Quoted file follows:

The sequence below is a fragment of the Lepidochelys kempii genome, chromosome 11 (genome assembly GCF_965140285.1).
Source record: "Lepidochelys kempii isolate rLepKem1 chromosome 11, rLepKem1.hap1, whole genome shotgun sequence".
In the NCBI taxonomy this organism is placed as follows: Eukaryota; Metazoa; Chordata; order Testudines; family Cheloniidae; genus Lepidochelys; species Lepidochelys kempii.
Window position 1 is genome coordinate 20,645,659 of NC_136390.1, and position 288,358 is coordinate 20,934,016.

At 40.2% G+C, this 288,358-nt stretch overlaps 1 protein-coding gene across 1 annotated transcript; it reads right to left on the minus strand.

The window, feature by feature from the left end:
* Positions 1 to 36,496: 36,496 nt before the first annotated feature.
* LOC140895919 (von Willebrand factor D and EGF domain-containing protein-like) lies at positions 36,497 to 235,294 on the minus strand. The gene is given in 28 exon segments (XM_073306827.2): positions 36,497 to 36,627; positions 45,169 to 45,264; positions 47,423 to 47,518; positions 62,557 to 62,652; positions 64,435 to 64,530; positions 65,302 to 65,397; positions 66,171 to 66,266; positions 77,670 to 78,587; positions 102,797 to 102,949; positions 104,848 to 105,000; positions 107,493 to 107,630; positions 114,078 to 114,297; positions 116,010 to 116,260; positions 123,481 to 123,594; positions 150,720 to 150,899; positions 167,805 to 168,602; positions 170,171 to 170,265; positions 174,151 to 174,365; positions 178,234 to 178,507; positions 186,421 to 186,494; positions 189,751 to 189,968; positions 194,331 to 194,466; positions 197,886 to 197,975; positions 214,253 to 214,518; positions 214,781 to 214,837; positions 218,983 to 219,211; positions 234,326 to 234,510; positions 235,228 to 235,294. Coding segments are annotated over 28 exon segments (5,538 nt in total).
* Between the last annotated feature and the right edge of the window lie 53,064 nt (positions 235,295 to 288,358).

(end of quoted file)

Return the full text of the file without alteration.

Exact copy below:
The sequence below is a fragment of the Lepidochelys kempii genome, chromosome 11 (genome assembly GCF_965140285.1).
Source record: "Lepidochelys kempii isolate rLepKem1 chromosome 11, rLepKem1.hap1, whole genome shotgun sequence".
In the NCBI taxonomy this organism is placed as follows: Eukaryota; Metazoa; Chordata; order Testudines; family Cheloniidae; genus Lepidochelys; species Lepidochelys kempii.
Window position 1 is genome coordinate 20,645,659 of NC_136390.1, and position 288,358 is coordinate 20,934,016.

At 40.2% G+C, this 288,358-nt stretch overlaps 1 protein-coding gene across 1 annotated transcript; it reads right to left on the minus strand.

The window, feature by feature from the left end:
* Positions 1 to 36,496: 36,496 nt before the first annotated feature.
* LOC140895919 (von Willebrand factor D and EGF domain-containing protein-like) lies at positions 36,497 to 235,294 on the minus strand. The gene is given in 28 exon segments (XM_073306827.2): positions 36,497 to 36,627; positions 45,169 to 45,264; positions 47,423 to 47,518; positions 62,557 to 62,652; positions 64,435 to 64,530; positions 65,302 to 65,397; positions 66,171 to 66,266; positions 77,670 to 78,587; positions 102,797 to 102,949; positions 104,848 to 105,000; positions 107,493 to 107,630; positions 114,078 to 114,297; positions 116,010 to 116,260; positions 123,481 to 123,594; positions 150,720 to 150,899; positions 167,805 to 168,602; positions 170,171 to 170,265; positions 174,151 to 174,365; positions 178,234 to 178,507; positions 186,421 to 186,494; positions 189,751 to 189,968; positions 194,331 to 194,466; positions 197,886 to 197,975; positions 214,253 to 214,518; positions 214,781 to 214,837; positions 218,983 to 219,211; positions 234,326 to 234,510; positions 235,228 to 235,294. Coding segments are annotated over 28 exon segments (5,538 nt in total).
* Between the last annotated feature and the right edge of the window lie 53,064 nt (positions 235,295 to 288,358).